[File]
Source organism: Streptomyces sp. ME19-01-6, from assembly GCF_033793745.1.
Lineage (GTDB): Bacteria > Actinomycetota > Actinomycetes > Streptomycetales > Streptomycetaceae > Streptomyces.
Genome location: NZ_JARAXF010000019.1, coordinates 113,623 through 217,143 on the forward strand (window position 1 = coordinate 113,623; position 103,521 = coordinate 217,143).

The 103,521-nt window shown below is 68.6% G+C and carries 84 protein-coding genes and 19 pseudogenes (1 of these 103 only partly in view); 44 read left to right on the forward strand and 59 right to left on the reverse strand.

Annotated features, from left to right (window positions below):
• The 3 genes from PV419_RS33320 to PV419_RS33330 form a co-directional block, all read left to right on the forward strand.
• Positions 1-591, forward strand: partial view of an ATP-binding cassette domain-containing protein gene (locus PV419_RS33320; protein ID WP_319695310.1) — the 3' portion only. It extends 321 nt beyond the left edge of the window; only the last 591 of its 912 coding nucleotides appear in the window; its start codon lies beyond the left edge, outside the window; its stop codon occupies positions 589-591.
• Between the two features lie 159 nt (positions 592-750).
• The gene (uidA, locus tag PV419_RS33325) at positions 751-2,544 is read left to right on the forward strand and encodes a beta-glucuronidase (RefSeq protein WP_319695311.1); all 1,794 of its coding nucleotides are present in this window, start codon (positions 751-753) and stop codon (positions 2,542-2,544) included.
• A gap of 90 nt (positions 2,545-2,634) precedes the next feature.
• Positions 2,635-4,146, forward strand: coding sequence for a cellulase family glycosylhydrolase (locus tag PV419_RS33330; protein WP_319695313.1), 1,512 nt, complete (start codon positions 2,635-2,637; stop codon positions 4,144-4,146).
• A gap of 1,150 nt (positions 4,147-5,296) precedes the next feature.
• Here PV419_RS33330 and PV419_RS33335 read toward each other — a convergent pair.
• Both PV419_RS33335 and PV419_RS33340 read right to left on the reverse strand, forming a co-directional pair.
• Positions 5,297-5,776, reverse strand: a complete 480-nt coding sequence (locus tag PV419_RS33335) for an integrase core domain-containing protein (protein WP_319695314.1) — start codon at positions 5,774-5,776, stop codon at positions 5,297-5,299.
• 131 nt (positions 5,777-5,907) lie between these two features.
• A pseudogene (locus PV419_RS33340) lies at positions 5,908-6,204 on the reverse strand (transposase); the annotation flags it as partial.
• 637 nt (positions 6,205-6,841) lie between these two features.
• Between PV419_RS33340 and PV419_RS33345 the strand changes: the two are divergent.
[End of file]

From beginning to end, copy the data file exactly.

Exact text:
Source organism: Streptomyces sp. ME19-01-6, from assembly GCF_033793745.1.
Lineage (GTDB): Bacteria > Actinomycetota > Actinomycetes > Streptomycetales > Streptomycetaceae > Streptomyces.
Genome location: NZ_JARAXF010000019.1, coordinates 113,623 through 217,143 on the forward strand (window position 1 = coordinate 113,623; position 103,521 = coordinate 217,143).

The 103,521-nt window shown below is 68.6% G+C and carries 84 protein-coding genes and 19 pseudogenes (1 of these 103 only partly in view); 44 read left to right on the forward strand and 59 right to left on the reverse strand.

Annotated features, from left to right (window positions below):
• The 3 genes from PV419_RS33320 to PV419_RS33330 form a co-directional block, all read left to right on the forward strand.
• Positions 1-591, forward strand: partial view of an ATP-binding cassette domain-containing protein gene (locus PV419_RS33320; protein ID WP_319695310.1) — the 3' portion only. It extends 321 nt beyond the left edge of the window; only the last 591 of its 912 coding nucleotides appear in the window; its start codon lies beyond the left edge, outside the window; its stop codon occupies positions 589-591.
• Between the two features lie 159 nt (positions 592-750).
• The gene (uidA, locus tag PV419_RS33325) at positions 751-2,544 is read left to right on the forward strand and encodes a beta-glucuronidase (RefSeq protein WP_319695311.1); all 1,794 of its coding nucleotides are present in this window, start codon (positions 751-753) and stop codon (positions 2,542-2,544) included.
• A gap of 90 nt (positions 2,545-2,634) precedes the next feature.
• Positions 2,635-4,146, forward strand: coding sequence for a cellulase family glycosylhydrolase (locus tag PV419_RS33330; protein WP_319695313.1), 1,512 nt, complete (start codon positions 2,635-2,637; stop codon positions 4,144-4,146).
• A gap of 1,150 nt (positions 4,147-5,296) precedes the next feature.
• Here PV419_RS33330 and PV419_RS33335 read toward each other — a convergent pair.
• Both PV419_RS33335 and PV419_RS33340 read right to left on the reverse strand, forming a co-directional pair.
• Positions 5,297-5,776, reverse strand: a complete 480-nt coding sequence (locus tag PV419_RS33335) for an integrase core domain-containing protein (protein WP_319695314.1) — start codon at positions 5,774-5,776, stop codon at positions 5,297-5,299.
• 131 nt (positions 5,777-5,907) lie between these two features.
• A pseudogene (locus PV419_RS33340) lies at positions 5,908-6,204 on the reverse strand (transposase); the annotation flags it as partial.
• 637 nt (positions 6,205-6,841) lie between these two features.
• Between PV419_RS33340 and PV419_RS33345 the strand changes: the two are divergent.